Doug Rothwell, president and CEO of Detroit-based Business Leaders for Michigan and chair of the MEDC executive committee, told MiBiz the cuts serve as somewhat of a right-sizing for the organization.

According to a report by Crain’s Detroit Business based on data provided by the MEDC, the organization ballooned in size in the post-recession years. In October 2010, the MEDC had 246 total employees. By December 2014, that number was up to 336.

“Getting back to the low 200s (in employment level) is not necessarily a bad number for what the MEDC’s mission is,” said Rothwell, who served as the first CEO of the MEDC when it was created by former Gov. John Engler in 1999. “I don’t think (the cuts) are so draconian that they will severely impact the state’s competitiveness.”

Both Rothwell and Klohs said separately that the cutbacks could have a silver lining in that they will push the MEDC to refocus on its core competencies.

But some changes remain inevitable, Rothwell said.

“I think there will be some things that are not going to get done that got done in the past and there will be some things that get done in a different way,” Rothwell said. “The reality is that you can’t make the total amount of cuts we are talking about without having some impact. That’s a fact. But I also think some of that can be mitigated by merging programs, cross-training staff and just getting more efficient.”

Rothwell pointed to last year’s reorganization that spun out much of the MEDC’s skilled- trades training programs to the newly created the Department of Talent and Economic Development (TED) and the Michigan Talent Investment Agency (TIA). Skilled-trades training and entrepreneurship support may not be handled best by the MEDC going forward, Rothwell said.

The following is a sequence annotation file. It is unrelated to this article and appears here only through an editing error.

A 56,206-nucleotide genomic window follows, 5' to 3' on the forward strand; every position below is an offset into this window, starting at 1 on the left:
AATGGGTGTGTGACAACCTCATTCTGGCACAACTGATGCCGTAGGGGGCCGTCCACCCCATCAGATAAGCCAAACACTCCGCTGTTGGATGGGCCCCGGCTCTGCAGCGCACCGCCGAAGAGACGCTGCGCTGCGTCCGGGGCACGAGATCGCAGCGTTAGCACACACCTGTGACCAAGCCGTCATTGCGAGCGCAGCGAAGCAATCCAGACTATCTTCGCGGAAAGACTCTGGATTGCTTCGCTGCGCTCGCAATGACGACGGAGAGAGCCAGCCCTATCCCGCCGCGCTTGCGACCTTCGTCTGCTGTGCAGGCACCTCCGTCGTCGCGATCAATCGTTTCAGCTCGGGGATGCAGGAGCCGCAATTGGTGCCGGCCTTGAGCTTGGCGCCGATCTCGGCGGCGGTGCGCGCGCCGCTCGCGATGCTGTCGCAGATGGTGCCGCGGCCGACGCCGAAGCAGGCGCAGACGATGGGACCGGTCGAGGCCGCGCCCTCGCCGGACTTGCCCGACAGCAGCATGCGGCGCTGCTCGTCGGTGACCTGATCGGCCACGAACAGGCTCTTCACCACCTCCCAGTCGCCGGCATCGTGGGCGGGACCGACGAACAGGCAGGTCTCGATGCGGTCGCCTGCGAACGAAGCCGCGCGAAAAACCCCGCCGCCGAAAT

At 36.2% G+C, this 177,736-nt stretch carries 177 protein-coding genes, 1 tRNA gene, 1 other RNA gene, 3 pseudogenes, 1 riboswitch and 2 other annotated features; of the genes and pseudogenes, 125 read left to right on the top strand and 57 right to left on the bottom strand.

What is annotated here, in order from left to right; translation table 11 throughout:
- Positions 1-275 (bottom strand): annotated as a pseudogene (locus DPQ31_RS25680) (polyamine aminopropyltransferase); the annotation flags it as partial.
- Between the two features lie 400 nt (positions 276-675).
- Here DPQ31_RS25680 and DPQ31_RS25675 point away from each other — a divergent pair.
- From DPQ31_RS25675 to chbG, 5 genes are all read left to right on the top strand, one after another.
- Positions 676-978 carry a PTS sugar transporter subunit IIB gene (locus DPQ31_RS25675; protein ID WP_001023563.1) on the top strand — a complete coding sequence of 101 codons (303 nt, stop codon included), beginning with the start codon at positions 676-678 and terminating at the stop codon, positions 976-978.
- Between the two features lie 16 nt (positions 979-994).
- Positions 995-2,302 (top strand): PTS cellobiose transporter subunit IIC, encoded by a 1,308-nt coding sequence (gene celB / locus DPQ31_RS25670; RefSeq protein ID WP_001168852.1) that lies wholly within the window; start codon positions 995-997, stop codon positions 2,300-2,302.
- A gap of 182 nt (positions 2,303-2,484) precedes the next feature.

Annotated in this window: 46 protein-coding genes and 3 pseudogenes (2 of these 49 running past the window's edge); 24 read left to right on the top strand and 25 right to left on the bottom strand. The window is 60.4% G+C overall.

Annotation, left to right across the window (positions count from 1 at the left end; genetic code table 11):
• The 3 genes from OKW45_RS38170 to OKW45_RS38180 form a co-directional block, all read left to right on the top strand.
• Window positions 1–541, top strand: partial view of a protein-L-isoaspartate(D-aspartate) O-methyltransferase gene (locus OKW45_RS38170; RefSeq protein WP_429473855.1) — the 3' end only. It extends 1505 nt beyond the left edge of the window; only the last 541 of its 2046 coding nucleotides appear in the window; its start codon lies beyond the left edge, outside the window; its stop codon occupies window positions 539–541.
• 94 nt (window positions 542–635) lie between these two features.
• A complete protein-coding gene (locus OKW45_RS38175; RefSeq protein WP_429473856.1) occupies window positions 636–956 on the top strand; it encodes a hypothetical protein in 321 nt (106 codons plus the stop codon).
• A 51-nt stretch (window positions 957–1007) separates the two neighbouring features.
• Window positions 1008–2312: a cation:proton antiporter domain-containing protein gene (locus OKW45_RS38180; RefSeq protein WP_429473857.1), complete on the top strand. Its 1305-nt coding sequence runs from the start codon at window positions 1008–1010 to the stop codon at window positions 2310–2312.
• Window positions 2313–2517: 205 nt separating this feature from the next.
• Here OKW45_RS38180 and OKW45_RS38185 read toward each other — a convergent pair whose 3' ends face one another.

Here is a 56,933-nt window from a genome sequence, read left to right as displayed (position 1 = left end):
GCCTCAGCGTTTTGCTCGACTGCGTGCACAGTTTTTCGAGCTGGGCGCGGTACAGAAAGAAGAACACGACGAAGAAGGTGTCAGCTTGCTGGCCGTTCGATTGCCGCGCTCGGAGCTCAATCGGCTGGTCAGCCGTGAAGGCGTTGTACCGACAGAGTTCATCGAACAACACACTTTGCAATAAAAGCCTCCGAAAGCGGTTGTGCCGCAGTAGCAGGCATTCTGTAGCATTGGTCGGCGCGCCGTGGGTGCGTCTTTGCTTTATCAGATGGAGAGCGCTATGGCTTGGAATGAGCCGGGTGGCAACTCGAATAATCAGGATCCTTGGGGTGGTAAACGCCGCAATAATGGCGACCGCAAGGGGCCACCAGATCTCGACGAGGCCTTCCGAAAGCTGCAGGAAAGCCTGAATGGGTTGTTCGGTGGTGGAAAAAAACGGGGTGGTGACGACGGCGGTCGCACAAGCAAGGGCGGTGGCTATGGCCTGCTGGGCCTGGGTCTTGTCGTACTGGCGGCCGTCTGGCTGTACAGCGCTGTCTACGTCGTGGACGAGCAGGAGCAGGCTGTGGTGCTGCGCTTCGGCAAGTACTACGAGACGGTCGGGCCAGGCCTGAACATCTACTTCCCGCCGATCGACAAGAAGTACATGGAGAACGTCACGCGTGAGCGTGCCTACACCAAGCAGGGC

REMAINING COMPETITIVE

Prevailing political trends have already impacted the MEDC in recent months, particularly amid calls from some legislators to completely defund the organization.

For example, Gov. Rick Snyder in July stripped the Michigan Film Office, a division of the MEDC, of funding for its film incentive program.

Both Klohs and Rothwell said the recent cutbacks at the MEDC won’t have much of an impact on the state’s business competitiveness, but the realignment comes at a time when other states have bolstered their economic development tools. To make deeper cuts could start to bring negative consequences to the state, they said.

Moreover, the competition for jobs and investment in Michigan comes from global sources in addition to rival agencies in neighboring states, Klohs said.

During her trade mission, Klohs met with one German company to discuss opening a West Michigan operation just two hours after the firm met with economic developers from Ohio, she said.

“I hope (Michigan) legislators understand that without a robust MEDC, we will not see some of the projects we have seen,” Klohs said. “We need to have people understand that when we have a company that is already in West Michigan, that doesn’t mean they will be there forever. Other states like Ohio, Indiana or South Carolina go after them for their expansions, which means we need to have a robust state organization. Our competition is in Indiana and Ohio, but it’s also in India and elsewhere.”

Read 1886 times Last modified on Monday, 28 September 2015 10:28